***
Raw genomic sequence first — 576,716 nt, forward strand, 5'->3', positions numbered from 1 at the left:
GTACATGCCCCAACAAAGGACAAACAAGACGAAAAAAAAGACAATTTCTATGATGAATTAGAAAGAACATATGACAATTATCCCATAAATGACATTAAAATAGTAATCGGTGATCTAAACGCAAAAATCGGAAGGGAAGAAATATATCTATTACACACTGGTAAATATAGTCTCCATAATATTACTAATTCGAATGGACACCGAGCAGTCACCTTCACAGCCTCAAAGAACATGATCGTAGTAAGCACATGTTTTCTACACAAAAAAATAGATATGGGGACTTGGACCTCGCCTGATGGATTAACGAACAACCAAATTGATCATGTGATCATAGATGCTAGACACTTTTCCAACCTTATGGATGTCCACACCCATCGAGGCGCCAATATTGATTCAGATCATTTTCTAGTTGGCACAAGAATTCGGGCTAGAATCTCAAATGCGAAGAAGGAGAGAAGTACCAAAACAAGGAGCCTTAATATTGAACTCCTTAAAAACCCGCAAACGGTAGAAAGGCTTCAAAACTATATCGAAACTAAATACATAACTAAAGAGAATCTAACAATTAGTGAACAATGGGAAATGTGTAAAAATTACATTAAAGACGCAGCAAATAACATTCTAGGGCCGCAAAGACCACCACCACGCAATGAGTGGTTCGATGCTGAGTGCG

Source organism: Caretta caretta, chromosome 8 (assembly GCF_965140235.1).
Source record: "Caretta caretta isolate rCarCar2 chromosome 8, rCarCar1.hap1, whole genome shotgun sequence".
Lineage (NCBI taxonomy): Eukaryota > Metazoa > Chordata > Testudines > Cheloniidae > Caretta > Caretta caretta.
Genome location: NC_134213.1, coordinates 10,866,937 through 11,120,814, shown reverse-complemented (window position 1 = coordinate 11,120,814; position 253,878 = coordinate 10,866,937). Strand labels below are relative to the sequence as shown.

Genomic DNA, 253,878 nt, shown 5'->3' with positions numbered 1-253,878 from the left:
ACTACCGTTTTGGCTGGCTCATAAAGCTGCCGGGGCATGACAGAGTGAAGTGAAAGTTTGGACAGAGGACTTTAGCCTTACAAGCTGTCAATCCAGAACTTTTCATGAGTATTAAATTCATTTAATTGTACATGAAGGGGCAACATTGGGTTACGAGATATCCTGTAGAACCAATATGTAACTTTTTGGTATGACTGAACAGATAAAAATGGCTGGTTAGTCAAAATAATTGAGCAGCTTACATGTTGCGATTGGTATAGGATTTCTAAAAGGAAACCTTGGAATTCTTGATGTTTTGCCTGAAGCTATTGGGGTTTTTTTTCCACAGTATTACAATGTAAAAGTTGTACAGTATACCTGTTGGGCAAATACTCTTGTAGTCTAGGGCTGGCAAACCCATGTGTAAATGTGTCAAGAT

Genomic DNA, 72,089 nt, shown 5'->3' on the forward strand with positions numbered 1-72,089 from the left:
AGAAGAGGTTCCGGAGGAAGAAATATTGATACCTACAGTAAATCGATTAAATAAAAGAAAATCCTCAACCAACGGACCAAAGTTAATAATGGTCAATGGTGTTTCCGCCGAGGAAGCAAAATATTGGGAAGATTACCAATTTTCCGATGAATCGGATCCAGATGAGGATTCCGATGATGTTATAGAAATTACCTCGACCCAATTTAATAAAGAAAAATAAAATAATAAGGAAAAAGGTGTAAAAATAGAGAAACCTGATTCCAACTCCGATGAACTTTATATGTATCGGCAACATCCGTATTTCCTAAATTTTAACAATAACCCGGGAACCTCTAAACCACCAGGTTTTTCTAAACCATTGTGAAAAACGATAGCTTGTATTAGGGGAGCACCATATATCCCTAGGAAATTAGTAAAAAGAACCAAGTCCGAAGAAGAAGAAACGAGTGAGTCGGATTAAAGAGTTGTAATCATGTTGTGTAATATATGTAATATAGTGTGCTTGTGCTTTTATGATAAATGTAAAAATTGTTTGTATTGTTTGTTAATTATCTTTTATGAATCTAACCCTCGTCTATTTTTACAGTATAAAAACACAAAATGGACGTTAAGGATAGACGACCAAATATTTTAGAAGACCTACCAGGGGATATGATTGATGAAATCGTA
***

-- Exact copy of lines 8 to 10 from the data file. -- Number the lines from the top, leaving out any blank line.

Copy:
ACTACCGTTTTGGCTGGCTCATAAAGCTGCCGGGGCATGACAGAGTGAAGTGAAAGTTTGGACAGAGGACTTTAGCCTTACAAGCTGTCAATCCAGAACTTTTCATGAGTATTAAATTCATTTAATTGTACATGAAGGGGCAACATTGGGTTACGAGATATCCTGTAGAACCAATATGTAACTTTTTGGTATGACTGAACAGATAAAAATGGCTGGTTAGTCAAAATAATTGAGCAGCTTACATGTTGCGATTGGTATAGGATTTCTAAAAGGAAACCTTGGAATTCTTGATGTTTTGCCTGAAGCTATTGGGGTTTTTTTTCCACAGTATTACAATGTAAAAGTTGTACAGTATACCTGTTGGGCAAATACTCTTGTAGTCTAGGGCTGGCAAACCCATGTGTAAATGTGTCAAGAT

Genomic DNA, 72,089 nt, shown 5'->3' on the forward strand with positions numbered 1-72,089 from the left:
AGAAGAGGTTCCGGAGGAAGAAATATTGATACCTACAGTAAATCGATTAAATAAAAGAAAATCCTCAACCAACGGACCAAAGTTAATAATGGTCAATGGTGTTTCCGCCGAGGAAGCAAAATATTGGGAAGATTACCAATTTTCCGATGAATCGGATCCAGATGAGGATTCCGATGATGTTATAGAAATTACCTCGACCCAATTTAATAAAGAAAAATAAAATAATAAGGAAAAAGGTGTAAAAATAGAGAAACCTGATTCCAACTCCGATGAACTTTATATGTATCGGCAACATCCGTATTTCCTAAATTTTAACAATAACCCGGGAACCTCTAAACCACCAGGTTTTTCTAAACCATTGTGAAAAACGATAGCTTGTATTAGGGGAGCACCATATATCCCTAGGAAATTAGTAAAAAGAACCAAGTCCGAAGAAGAAGAAACGAGTGAGTCGGATTAAAGAGTTGTAATCATGTTGTGTAATATATGTAATATAGTGTGCTTGTGCTTTTATGATAAATGTAAAAATTGTTTGTATTGTTTGTTAATTATCTTTTATGAATCTAACCCTCGTCTATTTTTACAGTATAAAAACACAAAATGGACGTTAAGGATAGACGACCAAATATTTTAGAAGACCTACCAGGGGATATGATTGATGAAATCGTA